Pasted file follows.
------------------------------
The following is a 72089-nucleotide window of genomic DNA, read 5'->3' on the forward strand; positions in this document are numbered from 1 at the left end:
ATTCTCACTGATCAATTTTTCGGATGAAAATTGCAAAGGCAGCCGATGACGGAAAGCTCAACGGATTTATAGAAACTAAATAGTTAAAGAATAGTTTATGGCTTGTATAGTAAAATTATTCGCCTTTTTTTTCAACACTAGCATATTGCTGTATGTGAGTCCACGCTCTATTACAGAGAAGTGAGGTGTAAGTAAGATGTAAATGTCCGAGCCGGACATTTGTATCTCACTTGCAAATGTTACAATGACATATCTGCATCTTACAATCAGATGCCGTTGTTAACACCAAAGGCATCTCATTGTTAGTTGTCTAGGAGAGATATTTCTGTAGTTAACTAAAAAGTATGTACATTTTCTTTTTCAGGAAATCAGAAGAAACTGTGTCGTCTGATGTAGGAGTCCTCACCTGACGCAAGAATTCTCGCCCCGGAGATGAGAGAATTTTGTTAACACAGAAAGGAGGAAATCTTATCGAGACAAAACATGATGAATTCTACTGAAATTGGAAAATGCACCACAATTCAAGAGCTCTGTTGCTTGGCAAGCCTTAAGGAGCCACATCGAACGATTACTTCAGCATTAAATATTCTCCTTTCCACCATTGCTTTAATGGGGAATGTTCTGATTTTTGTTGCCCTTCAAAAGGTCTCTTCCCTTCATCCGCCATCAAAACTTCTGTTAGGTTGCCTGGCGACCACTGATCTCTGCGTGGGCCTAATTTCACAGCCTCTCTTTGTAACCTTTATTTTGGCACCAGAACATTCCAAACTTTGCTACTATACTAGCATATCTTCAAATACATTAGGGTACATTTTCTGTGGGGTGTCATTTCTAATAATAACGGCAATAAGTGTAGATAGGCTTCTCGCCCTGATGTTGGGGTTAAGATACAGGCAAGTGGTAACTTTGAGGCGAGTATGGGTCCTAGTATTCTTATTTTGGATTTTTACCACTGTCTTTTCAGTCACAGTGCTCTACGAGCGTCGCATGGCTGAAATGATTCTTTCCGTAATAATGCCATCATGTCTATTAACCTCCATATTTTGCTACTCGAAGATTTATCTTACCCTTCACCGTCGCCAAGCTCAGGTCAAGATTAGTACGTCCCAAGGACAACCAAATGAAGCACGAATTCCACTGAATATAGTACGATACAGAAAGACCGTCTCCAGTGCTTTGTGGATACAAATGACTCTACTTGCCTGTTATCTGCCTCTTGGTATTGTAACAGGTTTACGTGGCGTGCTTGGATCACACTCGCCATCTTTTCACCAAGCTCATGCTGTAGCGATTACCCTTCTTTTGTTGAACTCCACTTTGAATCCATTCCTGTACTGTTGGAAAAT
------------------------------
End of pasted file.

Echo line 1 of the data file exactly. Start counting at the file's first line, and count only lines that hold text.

The following is a 72089-nucleotide window of genomic DNA, read 5'->3' on the forward strand; positions in this document are numbered from 1 at the left end: